International Harvester M1 Garand Rifle
After World War II, the
earned a reputation as one of the best service rifles of its time!
While there were many, many of these rifles left over in our inventories after the war was over, when
tensions in the Korean Peninsula boiled over into hostilities it was discovered that there were not
enough M1s in the U.S. stockpiles so the decision was made to start production of this rifle once again.
On June15, 1951 the U.S. Ordnance Department awarded a contract to International Harvester Co (IHC)
for 100,000 M1 rifles from their plant in Indiana. IHC had purchased the former aircraft plant and began
making implements, refrigerators and AC units. Upon being awarded the contract for 100,000 M1
Garands, IHC converted that plant to produce the rifles.
IHC had vast experience making products for the United States Government, but was limited mainly to
vehicles, trucks and tractors. With the introduction of the Cold War, and development of nuclear
weapons the U.S. Government was focused on spreading out production of vital defense products so if
there was nuclear strike it would not cripple the production of those products.
As IHC started making the M1 Garand, they ran into one challenge after another as they tried to ramp
up production. Initially they had planned on using the tools and equipment they already had to produce
the M1s, but soon learned that firearms needed completely different tools. These challenges for
production caused significant delays in IHC delivering rifles to the U.S. Government.
Eventually, to aid in getting completed riffles delivered quickly a number of the parts used were sourced
from outside suppliers with final assembly being completed by IHC in Indiana. This outsourcing created
an M1 Garand that is very unique in variations. This is one of the reasons the IHC M1 Garand is highly
sought after by collectors. Even with all these variations in production this IHC M1 was just as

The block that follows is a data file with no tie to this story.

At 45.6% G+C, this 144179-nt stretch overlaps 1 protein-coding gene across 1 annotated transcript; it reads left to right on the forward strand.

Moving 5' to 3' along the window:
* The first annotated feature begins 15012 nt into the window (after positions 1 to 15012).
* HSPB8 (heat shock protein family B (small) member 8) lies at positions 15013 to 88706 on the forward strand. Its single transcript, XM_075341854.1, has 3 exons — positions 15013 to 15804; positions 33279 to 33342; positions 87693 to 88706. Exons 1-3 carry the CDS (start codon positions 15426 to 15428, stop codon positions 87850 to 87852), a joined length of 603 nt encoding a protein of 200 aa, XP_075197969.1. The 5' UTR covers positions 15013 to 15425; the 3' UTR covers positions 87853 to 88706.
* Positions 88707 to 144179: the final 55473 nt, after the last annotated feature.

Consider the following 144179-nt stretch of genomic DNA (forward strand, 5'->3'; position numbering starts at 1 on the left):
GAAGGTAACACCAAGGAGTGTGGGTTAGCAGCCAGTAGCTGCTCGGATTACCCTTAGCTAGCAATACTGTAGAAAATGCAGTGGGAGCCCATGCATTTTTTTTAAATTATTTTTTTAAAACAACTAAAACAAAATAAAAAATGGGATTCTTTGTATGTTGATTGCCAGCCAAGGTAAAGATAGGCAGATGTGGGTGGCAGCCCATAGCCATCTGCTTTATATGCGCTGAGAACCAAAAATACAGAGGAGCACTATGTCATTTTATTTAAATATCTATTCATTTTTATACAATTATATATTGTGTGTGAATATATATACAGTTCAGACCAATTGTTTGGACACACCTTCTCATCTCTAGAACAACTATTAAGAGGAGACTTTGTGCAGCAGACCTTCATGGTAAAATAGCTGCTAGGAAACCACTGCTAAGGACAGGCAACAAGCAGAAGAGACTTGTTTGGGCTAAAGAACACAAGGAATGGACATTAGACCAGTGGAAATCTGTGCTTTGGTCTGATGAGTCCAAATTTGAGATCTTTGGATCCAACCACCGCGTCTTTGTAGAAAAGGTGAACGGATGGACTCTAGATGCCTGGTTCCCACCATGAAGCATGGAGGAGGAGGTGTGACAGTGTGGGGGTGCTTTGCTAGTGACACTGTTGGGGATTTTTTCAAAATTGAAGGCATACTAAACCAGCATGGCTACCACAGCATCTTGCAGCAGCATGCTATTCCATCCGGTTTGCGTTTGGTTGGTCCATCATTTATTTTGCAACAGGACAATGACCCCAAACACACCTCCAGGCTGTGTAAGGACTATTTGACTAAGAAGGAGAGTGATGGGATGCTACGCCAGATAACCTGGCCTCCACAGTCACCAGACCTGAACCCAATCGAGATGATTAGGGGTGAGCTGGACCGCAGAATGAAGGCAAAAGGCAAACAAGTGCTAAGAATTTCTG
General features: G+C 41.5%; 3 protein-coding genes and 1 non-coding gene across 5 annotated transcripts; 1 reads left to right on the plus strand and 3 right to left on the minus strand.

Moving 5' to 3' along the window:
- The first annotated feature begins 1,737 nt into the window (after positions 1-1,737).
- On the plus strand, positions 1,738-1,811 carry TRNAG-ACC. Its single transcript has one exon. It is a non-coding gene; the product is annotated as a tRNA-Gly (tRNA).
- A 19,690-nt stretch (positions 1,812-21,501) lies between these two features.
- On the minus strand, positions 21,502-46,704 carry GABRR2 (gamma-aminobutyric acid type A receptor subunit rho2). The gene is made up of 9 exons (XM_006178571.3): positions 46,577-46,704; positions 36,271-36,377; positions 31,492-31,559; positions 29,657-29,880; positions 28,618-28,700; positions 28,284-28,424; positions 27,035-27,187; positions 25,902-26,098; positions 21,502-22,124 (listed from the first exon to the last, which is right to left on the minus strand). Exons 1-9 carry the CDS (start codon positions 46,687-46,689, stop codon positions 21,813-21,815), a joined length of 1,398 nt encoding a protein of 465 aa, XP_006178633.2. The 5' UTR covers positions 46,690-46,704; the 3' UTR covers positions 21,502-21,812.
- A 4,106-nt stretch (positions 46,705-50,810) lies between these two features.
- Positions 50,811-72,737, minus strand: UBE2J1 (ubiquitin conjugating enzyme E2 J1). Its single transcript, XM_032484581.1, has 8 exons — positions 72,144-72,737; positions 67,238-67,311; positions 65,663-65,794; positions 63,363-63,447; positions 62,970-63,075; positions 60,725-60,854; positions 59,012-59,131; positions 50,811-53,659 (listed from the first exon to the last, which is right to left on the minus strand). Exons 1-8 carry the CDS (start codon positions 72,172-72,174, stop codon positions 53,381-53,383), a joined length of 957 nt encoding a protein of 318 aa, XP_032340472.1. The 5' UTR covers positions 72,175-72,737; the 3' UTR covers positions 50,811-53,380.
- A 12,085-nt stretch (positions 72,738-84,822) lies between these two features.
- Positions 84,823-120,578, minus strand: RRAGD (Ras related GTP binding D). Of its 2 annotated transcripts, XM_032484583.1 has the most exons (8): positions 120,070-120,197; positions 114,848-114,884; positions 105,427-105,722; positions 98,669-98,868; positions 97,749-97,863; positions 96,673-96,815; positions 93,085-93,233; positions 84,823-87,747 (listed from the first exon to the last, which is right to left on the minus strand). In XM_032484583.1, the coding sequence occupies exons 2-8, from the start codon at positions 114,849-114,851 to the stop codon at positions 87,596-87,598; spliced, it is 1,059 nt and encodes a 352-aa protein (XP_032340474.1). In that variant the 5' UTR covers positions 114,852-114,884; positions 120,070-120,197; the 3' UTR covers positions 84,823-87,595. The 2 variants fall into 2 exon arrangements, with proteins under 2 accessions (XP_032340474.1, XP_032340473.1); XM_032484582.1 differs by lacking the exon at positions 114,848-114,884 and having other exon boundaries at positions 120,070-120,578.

serviceable as any other produced!
One of the major areas of variations found on the IHC M1 was with the stamping found on the receivers.
Because of this, IHC M1s are divided into 4 main groups:
SA/IHC “Arrowhead”. This variation had the markings done by Springfield Armory, and
the serial numbers done by IHC. Due to the layout of the markings by both Springfield
Armory and IHC resemble an “arrowhead” with a broken tip. SA/IHC “Postage Stamp”. These were stamped by IHC, who stamped them in 4 even
SA/IHC “Gap Letter”. There are two groups of the Gap Letter variation (4.6M and 5M
groups of serial numbers). These were stamped with a space between the center of the
first two lines.
Over 337,000 M1s were made by IHC between 1953 and 1956. IHC accepted additional production
contracts totaling 418,443 rifles. However, in 1955 IHCs parent company sold their Indiana facility
(where the M1s were assembled) to Whirlpool. With this sale, IHC had to negotiate an early buyout of
their contract as they would be short approximately 100,000 rifles.
Many of the rifles produced by IHC we shipped overseas under military foreign-aid programs. Initially
rifles shipped overseas were not allowed to return to the United States for sale on the civilian market.
However regulations were loosened up, and the Director of Civilian Marksmanship, and it’s successor
the Civilian Marksmanship Program (CMP) we able to bring these rifles back, and sell to qualified buyers
in the united states.